Official websites use .gov

A .gov website belongs to an official government organization in the United States.

Secure .gov websites use HTTPS

A lock () or https:// means you've safely connected to the .gov website. Share sensitive information only on official, secure websites.

Coffee break Bulletin

Inspecting fire-resistive steel construction for damage

Steel is used in heavy construction because it is relatively inexpensive, easy to use and provides great strength under normal conditions. However, heat is its weakness. Exposed steel expands and may fail under fire conditions.

Physical damage can cause the concrete to separate from the steel compromising the structure's fire-resistive integrity. Exposed steel can fail when its average temperature reaches approximately 1,000 F. The high temperature will weaken the steel resulting in sagging that might result in catastrophic structural failure.

According to the National Fire Protection Association (NFPA) and the International Code Council (ICC), steel structural elements must be protected to a minimum one-hour fire-resistance rating. The steel's fire-resistance rating is achieved through a concrete, or intumescent (swells when heated) paint, coating. The current term for spray fireproofing is “spray-applied fire resistive material.”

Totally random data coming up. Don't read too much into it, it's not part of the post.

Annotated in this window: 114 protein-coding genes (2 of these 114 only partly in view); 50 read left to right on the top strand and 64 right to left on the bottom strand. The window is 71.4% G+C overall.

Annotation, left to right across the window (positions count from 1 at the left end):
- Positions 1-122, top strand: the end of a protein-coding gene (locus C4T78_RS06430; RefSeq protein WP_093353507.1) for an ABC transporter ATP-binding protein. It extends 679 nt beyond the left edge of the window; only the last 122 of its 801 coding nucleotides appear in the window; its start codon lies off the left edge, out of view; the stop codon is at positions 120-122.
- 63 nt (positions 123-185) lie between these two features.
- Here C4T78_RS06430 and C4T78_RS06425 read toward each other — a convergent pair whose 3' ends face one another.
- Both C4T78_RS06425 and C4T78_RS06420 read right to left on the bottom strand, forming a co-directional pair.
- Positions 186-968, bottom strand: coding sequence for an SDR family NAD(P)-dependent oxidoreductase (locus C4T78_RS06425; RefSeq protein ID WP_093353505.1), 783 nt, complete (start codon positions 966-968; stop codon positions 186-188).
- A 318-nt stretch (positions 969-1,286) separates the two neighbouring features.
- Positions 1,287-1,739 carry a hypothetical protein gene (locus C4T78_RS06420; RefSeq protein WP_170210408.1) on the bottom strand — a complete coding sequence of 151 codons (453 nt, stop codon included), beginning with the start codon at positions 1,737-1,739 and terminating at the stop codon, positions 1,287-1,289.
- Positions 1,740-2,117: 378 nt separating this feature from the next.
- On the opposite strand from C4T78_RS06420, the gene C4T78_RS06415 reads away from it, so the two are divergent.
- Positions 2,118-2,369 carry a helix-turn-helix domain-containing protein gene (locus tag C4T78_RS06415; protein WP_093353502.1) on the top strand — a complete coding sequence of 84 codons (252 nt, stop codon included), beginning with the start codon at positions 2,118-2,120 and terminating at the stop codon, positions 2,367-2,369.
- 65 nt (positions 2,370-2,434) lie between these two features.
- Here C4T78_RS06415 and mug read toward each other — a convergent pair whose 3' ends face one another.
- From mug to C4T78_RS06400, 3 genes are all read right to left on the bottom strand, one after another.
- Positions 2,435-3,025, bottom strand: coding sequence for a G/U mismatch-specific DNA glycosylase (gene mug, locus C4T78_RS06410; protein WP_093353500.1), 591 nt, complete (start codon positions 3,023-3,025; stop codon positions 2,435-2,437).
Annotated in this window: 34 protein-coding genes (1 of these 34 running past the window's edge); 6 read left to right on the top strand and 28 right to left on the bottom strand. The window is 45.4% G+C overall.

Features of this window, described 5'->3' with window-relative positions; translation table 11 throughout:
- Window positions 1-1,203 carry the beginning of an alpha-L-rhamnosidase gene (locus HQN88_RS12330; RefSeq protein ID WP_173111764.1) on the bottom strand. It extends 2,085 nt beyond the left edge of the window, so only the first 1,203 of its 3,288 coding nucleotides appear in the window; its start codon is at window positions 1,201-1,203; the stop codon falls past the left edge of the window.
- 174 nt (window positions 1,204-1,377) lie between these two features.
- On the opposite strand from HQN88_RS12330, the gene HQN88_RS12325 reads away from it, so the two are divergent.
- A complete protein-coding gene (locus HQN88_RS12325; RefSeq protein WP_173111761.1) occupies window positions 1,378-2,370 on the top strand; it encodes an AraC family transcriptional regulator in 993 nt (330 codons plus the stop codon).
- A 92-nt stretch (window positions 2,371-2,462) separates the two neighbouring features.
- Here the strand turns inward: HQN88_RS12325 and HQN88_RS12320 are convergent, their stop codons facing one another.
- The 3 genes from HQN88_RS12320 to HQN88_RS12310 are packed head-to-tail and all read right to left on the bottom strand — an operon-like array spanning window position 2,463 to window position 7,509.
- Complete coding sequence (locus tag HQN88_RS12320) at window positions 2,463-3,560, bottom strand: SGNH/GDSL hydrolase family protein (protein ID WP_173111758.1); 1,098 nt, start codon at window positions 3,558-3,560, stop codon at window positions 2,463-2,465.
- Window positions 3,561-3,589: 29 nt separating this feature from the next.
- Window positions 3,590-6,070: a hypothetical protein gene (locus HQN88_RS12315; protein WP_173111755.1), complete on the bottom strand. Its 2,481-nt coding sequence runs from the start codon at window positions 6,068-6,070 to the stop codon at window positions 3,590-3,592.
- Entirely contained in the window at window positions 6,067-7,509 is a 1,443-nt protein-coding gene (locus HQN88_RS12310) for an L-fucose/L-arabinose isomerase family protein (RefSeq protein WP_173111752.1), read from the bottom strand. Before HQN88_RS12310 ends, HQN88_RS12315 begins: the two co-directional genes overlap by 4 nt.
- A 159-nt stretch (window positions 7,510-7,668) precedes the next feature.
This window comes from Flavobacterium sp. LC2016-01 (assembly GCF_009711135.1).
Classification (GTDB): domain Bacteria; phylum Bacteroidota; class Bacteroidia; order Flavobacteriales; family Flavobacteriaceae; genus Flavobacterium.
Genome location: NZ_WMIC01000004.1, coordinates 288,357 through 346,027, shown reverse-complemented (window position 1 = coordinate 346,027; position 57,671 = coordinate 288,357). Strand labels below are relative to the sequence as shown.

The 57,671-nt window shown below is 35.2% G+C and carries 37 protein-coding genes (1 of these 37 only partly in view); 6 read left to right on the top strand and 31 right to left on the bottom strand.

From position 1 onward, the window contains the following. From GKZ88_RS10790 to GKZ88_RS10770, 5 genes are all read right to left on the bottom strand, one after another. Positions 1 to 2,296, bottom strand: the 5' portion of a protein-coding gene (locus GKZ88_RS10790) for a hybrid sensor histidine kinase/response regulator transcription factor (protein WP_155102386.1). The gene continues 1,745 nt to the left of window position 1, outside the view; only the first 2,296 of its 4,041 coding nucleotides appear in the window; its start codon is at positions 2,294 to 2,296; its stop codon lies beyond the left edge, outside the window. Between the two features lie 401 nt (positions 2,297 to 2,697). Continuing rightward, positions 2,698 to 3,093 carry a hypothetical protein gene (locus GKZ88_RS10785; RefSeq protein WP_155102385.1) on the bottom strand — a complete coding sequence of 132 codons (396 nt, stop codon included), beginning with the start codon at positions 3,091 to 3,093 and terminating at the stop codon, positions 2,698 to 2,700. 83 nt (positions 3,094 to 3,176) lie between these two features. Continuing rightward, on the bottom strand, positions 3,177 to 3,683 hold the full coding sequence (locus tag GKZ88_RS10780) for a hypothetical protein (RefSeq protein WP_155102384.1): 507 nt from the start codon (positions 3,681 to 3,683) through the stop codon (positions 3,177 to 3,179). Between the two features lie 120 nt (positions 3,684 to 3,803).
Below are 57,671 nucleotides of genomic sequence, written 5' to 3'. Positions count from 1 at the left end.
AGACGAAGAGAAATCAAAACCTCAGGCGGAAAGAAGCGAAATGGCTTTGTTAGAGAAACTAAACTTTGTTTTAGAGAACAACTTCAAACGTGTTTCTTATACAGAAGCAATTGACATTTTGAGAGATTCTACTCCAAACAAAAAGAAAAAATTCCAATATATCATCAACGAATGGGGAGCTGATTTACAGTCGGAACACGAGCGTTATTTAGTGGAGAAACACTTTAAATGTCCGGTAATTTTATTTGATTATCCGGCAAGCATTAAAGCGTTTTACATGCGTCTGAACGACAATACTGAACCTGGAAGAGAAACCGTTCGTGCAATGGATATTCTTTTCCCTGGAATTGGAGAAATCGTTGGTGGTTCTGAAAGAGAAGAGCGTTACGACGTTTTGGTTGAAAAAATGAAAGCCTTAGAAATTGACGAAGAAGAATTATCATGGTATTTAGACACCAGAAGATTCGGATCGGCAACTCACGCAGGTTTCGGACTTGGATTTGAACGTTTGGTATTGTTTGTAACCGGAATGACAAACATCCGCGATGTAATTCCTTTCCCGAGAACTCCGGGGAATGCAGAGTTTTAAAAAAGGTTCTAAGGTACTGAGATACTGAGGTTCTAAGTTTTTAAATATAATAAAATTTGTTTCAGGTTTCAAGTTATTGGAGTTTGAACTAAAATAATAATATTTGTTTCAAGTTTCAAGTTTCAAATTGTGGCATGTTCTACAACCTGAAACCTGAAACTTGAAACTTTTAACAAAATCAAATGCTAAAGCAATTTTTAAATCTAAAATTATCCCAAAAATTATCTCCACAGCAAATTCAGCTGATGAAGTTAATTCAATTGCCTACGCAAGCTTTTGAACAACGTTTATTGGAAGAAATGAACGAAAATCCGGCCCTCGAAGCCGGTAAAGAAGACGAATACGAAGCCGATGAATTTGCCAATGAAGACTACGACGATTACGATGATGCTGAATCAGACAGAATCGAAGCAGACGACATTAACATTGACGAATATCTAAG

The most common fire-proofing materials are low-density fiber or cement coatings that are sprayed directly onto the steel. These require the oily coating found on new steel to be removed prior to spray application or the material will not stick. However, a thin film of rust will help adhere these materials to bare metal.

Fire code requirements

Fire inspectors should be familiar with the many elements that make up fire-resistive construction, and if they see damaged components, they should order corrective action.

The model fire codes authorize the fire inspector to require repairs to damaged fire-resistive assemblies. For additional information, refer to NFPA 1, Fire Code, Chapter 12; International Building Code, Chapter 7; and International Fire Code, Chapter 7.

National Fire Academy training opportunities

Explore more articles:

  • Filter:

Featured articles

Current Issues
photo of a man and a woman staring looking at their destroyed home
Current Issues
photo of a woman and man preparing a meal
Current Issues
storm clouds with houses in the foreground
Current Issues
pictograph illustrations
Coffee Break
community members meeting about wildfire projects
Coffee Break
firefighters talking
Current Issues
hoarded items in a home
Coffee Break
firefighters on hose line
Current Issues
child sleeping with mother in background
Current Issues
home boarded up with clear board
Current Issues
fire station
Coffee Break
firefighter using a computer
Coffee Break
binary data with a question mark
Coffee Break
table made up of puzzle pieces
Coffee Break
Plato
Coffee Break
helicopter dropping water on a fire
Coffee Break
meeting of public policy makers
Coffee Break
firefighter addressing meeting